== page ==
In a chance encounter, we met with two young travel enthusiasts, Amtul Baweja and Fahad Tariq of Patangeer. Founders of the travel videos digital enterprise, they move around cities, towns, villages and hamlets with a camera, a sense of exploration and a spirit of sharing with the world the best they see, hear and feel. Here are selected excerpts of our exchange with them on what they do plus the how and why of it.
I was in America for the last 5 years – studying Marketing and working as an Area Sales Manager. My job led me to travel a lot. I was constantly on the road in a new city almost every other day, which inspired me to start documenting my experiences on a GoPro.
One day I decided I wanted to conquer my fear of heights. I jumped off a 70 ft cliff into a lake and 2 days later went for a 350 ft bungee jump. After that, I became obsessed with learning how to capture my adventures on camera. I spent hours every day learning how to edit and use a camera from lessons on YouTube. Everything I have learnt, from how to shoot to editing and colour grading our footage, has been self-taught.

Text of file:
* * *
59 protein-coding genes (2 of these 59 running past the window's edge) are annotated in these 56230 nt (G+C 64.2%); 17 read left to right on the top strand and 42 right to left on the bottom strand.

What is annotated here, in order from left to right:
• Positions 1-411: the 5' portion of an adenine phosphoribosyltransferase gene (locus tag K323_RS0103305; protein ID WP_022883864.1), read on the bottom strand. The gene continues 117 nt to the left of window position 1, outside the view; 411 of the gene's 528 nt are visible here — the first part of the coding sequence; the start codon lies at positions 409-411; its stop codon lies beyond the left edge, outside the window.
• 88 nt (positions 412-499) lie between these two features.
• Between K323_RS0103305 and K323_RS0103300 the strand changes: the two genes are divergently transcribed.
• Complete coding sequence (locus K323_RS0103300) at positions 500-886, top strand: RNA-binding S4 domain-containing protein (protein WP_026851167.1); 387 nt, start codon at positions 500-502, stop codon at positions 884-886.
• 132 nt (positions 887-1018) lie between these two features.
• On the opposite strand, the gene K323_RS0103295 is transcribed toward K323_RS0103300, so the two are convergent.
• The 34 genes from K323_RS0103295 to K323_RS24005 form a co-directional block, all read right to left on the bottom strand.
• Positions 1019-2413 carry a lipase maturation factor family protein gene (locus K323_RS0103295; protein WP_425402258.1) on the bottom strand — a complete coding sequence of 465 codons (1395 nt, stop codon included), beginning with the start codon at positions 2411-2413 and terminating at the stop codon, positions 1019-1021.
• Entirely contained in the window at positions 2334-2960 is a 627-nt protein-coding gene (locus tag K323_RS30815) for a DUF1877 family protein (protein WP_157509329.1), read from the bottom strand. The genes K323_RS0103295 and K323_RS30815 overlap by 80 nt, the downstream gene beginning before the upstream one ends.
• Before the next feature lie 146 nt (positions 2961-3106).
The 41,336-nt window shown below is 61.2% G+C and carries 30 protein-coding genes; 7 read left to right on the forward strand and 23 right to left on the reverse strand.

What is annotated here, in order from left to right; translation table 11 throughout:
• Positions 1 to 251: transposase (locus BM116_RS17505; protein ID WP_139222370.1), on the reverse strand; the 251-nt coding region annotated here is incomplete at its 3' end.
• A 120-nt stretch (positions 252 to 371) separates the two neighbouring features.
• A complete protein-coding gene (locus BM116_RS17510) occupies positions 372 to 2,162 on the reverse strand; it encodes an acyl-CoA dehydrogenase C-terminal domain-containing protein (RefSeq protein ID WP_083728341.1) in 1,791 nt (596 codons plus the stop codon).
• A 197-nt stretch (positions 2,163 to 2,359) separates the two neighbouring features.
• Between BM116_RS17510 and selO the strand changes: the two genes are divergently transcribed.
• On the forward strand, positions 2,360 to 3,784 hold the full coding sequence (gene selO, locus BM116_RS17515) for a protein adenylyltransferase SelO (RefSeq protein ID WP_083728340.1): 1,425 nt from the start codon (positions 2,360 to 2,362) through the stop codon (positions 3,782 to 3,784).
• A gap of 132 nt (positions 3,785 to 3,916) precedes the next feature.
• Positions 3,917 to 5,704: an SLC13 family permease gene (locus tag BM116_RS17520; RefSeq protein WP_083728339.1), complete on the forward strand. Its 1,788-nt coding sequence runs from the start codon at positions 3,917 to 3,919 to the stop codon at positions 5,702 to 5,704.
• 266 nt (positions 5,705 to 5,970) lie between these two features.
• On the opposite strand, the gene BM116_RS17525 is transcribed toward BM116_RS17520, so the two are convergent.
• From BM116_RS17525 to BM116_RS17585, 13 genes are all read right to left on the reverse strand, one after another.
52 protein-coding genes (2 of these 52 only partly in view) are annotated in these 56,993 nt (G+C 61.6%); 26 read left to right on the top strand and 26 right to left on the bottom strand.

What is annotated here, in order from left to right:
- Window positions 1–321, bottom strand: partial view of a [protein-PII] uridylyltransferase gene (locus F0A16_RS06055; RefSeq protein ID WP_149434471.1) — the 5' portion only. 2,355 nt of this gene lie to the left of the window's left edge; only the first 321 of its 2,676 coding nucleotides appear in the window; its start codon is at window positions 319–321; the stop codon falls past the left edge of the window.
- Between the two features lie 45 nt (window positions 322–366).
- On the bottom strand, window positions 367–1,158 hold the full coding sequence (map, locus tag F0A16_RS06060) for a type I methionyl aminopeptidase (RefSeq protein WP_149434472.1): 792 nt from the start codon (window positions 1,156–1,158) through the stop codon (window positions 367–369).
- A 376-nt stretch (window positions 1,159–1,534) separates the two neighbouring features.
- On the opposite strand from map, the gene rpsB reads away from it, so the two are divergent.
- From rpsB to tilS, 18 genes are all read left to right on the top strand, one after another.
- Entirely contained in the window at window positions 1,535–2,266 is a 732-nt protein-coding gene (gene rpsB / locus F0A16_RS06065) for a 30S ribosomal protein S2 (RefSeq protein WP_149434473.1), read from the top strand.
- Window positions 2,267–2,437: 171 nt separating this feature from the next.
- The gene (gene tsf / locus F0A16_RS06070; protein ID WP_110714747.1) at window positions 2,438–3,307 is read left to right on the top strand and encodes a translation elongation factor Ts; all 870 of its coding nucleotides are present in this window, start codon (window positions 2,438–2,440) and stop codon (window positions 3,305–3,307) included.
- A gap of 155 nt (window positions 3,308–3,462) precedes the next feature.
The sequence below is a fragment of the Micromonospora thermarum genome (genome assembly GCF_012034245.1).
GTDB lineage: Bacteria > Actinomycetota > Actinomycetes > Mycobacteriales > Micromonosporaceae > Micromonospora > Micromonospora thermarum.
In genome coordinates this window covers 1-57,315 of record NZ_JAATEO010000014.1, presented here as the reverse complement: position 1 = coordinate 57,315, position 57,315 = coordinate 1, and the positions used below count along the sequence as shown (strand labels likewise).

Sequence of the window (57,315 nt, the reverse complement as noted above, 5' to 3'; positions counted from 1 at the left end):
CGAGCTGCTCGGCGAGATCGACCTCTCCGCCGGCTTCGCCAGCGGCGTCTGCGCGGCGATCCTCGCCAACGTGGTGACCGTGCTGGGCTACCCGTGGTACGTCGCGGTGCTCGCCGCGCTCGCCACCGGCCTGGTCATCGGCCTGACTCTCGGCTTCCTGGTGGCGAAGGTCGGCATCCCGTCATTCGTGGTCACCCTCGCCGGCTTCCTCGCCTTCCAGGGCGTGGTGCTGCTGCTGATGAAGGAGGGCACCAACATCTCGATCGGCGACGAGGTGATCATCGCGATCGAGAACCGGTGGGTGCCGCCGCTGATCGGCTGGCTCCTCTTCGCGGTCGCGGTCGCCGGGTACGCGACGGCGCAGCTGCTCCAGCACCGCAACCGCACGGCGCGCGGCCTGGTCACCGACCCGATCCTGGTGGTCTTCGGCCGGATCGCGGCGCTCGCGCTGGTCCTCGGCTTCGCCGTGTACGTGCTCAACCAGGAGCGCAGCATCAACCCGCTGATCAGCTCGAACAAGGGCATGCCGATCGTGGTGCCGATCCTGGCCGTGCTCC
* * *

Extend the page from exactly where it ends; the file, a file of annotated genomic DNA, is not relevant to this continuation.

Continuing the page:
Having travelled to 23 countries, you can probably say I am a travel junkie. I get it from my dad. He used to travel a lot and always pushed me to go out and explore. It was 2012 when I took my first solo trip, to the USA, and that too, forced by my dad! I already had the travel bug in me, but after this the SOLO travel bug hit me hard! I went on to explore more places on my own – Baku, Turkey, Dubai, London and Bali being some of them.